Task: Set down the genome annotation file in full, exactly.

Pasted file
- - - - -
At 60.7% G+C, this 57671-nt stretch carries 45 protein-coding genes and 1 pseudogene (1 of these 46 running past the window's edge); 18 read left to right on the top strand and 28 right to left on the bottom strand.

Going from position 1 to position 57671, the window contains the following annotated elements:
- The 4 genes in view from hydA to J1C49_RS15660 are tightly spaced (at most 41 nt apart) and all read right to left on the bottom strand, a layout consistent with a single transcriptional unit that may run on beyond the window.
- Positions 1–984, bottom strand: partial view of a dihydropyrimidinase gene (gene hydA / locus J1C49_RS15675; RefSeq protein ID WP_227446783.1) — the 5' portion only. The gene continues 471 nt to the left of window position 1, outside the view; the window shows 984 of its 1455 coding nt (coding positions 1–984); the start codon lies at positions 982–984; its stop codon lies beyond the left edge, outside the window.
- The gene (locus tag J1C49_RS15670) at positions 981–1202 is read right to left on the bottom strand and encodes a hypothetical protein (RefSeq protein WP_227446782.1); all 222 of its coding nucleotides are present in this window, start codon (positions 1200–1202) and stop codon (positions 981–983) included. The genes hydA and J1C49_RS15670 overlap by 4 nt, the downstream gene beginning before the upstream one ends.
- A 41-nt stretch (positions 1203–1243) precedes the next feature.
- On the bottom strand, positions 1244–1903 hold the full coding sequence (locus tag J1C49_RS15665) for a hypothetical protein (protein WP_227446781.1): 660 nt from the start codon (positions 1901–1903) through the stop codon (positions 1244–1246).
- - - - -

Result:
At 60.7% G+C, this 57671-nt stretch carries 45 protein-coding genes and 1 pseudogene (1 of these 46 running past the window's edge); 18 read left to right on the top strand and 28 right to left on the bottom strand.

Going from position 1 to position 57671, the window contains the following annotated elements:
- The 4 genes in view from hydA to J1C49_RS15660 are tightly spaced (at most 41 nt apart) and all read right to left on the bottom strand, a layout consistent with a single transcriptional unit that may run on beyond the window.
- Positions 1–984, bottom strand: partial view of a dihydropyrimidinase gene (gene hydA / locus J1C49_RS15675; RefSeq protein ID WP_227446783.1) — the 5' portion only. The gene continues 471 nt to the left of window position 1, outside the view; the window shows 984 of its 1455 coding nt (coding positions 1–984); the start codon lies at positions 982–984; its stop codon lies beyond the left edge, outside the window.
- The gene (locus tag J1C49_RS15670) at positions 981–1202 is read right to left on the bottom strand and encodes a hypothetical protein (RefSeq protein WP_227446782.1); all 222 of its coding nucleotides are present in this window, start codon (positions 1200–1202) and stop codon (positions 981–983) included. The genes hydA and J1C49_RS15670 overlap by 4 nt, the downstream gene beginning before the upstream one ends.
- A 41-nt stretch (positions 1203–1243) precedes the next feature.
- On the bottom strand, positions 1244–1903 hold the full coding sequence (locus tag J1C49_RS15665) for a hypothetical protein (protein WP_227446781.1): 660 nt from the start codon (positions 1901–1903) through the stop codon (positions 1244–1246).